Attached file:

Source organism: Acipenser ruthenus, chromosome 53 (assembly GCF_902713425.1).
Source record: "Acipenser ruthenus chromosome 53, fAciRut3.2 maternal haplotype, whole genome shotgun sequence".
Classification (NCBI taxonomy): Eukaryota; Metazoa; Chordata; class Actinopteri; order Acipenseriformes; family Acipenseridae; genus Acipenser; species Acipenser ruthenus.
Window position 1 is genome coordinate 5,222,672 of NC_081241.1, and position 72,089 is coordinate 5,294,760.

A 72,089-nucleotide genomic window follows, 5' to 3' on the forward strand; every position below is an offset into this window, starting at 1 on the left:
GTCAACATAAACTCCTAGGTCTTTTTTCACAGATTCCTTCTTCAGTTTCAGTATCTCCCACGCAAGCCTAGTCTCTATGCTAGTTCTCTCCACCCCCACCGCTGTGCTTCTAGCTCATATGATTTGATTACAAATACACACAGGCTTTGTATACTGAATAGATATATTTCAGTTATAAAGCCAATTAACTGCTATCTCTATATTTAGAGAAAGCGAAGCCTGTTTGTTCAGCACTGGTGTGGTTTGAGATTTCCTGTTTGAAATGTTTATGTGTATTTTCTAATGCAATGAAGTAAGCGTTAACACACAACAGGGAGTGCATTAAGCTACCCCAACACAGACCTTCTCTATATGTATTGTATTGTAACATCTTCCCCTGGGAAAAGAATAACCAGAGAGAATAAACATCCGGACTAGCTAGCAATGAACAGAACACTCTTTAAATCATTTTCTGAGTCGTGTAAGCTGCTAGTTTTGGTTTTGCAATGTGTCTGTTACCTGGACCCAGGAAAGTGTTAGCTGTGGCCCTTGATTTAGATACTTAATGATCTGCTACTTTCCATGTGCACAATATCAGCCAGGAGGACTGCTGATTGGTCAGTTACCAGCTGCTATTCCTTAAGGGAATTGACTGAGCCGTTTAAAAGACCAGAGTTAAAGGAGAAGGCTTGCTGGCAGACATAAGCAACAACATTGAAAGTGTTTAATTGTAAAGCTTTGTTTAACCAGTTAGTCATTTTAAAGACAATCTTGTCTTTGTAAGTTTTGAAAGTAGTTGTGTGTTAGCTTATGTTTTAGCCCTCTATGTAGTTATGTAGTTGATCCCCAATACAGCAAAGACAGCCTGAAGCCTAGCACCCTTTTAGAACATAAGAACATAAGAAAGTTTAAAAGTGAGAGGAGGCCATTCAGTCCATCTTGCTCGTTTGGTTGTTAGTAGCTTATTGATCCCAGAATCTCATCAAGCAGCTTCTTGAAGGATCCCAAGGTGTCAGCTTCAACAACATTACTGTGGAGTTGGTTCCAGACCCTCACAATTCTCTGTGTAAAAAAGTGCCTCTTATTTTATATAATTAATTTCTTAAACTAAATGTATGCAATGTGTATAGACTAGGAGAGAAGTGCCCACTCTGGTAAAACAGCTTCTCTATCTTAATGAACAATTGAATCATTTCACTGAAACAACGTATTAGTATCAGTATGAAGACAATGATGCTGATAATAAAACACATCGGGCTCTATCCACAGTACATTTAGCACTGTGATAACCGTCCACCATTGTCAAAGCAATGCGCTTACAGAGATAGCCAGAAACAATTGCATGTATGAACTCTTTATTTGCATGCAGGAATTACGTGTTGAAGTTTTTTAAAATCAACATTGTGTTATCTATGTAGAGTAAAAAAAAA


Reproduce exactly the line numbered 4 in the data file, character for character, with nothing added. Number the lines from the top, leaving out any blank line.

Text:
Window position 1 is genome coordinate 5,222,672 of NC_081241.1, and position 72,089 is coordinate 5,294,760.